I grew up in Washington, D.C., during the 1980s, and I witnessed the city undergo massive change, both in the physical makeup of the city and in the city's demographics. This sparked my interest in understanding how the places in which we live are shaped by us, but also how they shape us.”

Janice Kiecolt-Glaser, Ph.D.

Behavioral Scientist
Organization:
  • Ohio State University

Stress impacts many aspects of our physiology. Close and supportive personal relationships can buffer the effects of stress and can be an important resource during difficult times in our lives.”

Caryn Lerman, Ph.D.

Psychologist
Organization:
  • University of Southern California

I am passionate about transdisciplinary research to enhance our understanding about how the brain supports or constrains changes in habitual behaviors that contribute to cancer risk.”

Susan Lutgendorf, Ph.D.

Behavioral Scientist
Organization:
  • University of Iowa

The resilience of the human spirit is remarkable-we are now studying how we can help patients cope more effectively in the face of ovarian cancer.”

Jeanne Mandelblatt, M.D., M.P.H.

Geriatrician
Organization:
  • Georgetown University

I began my career as a family doctor working in neighborhood health centers in underserved communities. The turning point in my career from clinician to clinician researcher occurred on a job interview in an internal medicine department at a teaching hospital caring for a large population of older individuals.”

Herbert Mathews, Ph.D.

Cellular and Molecular Scientist
Organization:
  • Loyola University Chicago

Understanding the pattern of chromatin organization associated with psychosocial distress may provide a means by which to identify those at risk for immune dysfunction.”

Timothy Rebbeck, Ph.D.

Molecular Epidemiologist
Organization:
  • Dana-Farber Cancer Institute

The explosion of genetic information into the lives of patients and populations requires that we find tools that will translate genomics to better patient experiences in decision-making, treatment, quality of life, and outcomes. To achieve this goal, we must nucleate interdisciplinary teams that include geneticists, population scientists, behavioral scientists, oncologists, and others to develop and implement comprehensive and impactful patient tools.”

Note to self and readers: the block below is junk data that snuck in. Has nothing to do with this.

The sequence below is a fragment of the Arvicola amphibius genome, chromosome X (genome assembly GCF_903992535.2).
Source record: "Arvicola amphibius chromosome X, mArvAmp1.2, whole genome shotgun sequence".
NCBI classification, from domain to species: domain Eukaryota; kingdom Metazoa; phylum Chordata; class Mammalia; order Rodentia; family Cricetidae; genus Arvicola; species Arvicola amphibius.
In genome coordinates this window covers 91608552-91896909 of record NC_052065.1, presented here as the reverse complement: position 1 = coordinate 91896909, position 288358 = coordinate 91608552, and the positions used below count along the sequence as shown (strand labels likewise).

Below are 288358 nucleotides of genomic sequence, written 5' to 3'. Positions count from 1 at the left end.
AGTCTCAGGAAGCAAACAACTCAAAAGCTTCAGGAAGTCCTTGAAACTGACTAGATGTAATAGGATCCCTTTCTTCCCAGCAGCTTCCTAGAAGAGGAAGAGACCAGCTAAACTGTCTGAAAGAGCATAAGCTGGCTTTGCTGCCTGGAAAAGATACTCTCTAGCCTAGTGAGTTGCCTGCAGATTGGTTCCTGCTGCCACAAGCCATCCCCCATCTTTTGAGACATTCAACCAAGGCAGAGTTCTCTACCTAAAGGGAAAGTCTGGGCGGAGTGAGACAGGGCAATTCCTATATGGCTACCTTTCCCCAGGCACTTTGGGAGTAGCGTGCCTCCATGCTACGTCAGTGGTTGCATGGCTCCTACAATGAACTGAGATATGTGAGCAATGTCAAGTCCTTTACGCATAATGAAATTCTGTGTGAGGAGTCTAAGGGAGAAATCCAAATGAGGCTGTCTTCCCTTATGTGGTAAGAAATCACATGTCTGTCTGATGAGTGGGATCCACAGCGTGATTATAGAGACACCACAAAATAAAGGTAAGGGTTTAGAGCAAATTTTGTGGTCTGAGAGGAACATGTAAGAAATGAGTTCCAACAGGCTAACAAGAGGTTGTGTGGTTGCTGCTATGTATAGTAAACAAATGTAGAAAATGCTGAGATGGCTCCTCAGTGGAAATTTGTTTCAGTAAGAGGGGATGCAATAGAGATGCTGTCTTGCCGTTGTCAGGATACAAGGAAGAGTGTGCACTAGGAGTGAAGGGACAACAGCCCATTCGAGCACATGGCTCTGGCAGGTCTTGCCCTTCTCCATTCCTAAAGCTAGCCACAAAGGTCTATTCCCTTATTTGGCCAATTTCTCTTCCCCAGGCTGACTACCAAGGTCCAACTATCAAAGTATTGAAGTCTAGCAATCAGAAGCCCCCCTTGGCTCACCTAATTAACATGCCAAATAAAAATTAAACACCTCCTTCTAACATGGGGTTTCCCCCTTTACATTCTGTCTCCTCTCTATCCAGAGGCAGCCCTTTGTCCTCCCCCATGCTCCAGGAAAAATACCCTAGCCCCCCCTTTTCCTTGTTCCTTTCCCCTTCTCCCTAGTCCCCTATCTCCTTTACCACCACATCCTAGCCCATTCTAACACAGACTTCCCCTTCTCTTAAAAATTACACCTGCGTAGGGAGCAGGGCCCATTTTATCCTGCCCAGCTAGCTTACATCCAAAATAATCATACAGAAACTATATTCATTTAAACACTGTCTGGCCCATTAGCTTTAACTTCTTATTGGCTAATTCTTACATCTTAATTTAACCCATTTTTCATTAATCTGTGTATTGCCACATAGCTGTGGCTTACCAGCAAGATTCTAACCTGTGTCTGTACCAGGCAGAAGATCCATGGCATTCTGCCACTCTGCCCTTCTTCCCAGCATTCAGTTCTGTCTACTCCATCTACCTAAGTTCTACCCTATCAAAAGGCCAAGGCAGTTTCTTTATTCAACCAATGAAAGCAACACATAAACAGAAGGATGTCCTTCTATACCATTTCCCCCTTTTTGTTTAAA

Michael Sayette, Ph.D.

Behavioral Scientist
Organization:
  • University of Pittsburgh

Although quitting smoking is the most important action a smoker can take to prevent cancer, cessation has proven difficult. Observed relations between craving and relapse suggest that novel approaches to craving relief are sorely needed.”

David Spiegel, M.D.

Research Psychiatrist
Organization:
  • Stanford University - School of Medicine

In every rotation I did in medical school I was fascinated by how people coped with their illnesses, and challenged by how we could help them to do it better. But I wanted the interventions we developed to be based on evidence as well as theory.”

Health Behaviors Research Branch

Ana Abrantes, Ph.D.

Clinical Psychologist
Organization:
  • Butler Hospital/Alpert Medical School of Brown University

An important "ah-ha" moment came when discussing a colleague's work involving the pairing of brain stimulation with exposure-based behavioral treatment (an oft avoided therapy) to enhance adherence and improve outcomes among individuals with OCD. I thought, "Why couldn't the same approach be applied to vulnerable individuals who avoid or don't enjoy physical activity?"”

Wendy Demark-Wahnefried, Ph.D., R.D.

Translational Researcher and Nutrition Scientist
Organization:
  • University of Alabama at Birmingham

There are so many opportunities to discover new ways to prevent and control cancer and "ah-ha" moments are daily occurrences that spring from working in the laboratory, the clinic and the community. Being open and preparing oneself to actively receive or generate those ideas is the first step; however, finding the time, energy and most of all the resources to pursue a fraction of those ideas is the key and one that requires dogged determination.”

View sample grant application

Heather Greenlee, N.D., Ph.D., M.P.H.

Translational Epidemiologist and Naturopathic Physician
Organization:
  • Fred Hutchinson Cancer Research Center

My passion is helping cancer survivors understand what they can do in addition to conventional treatment to improve their quality and length of life through diet, physical activity, weight management, and integrative therapies.”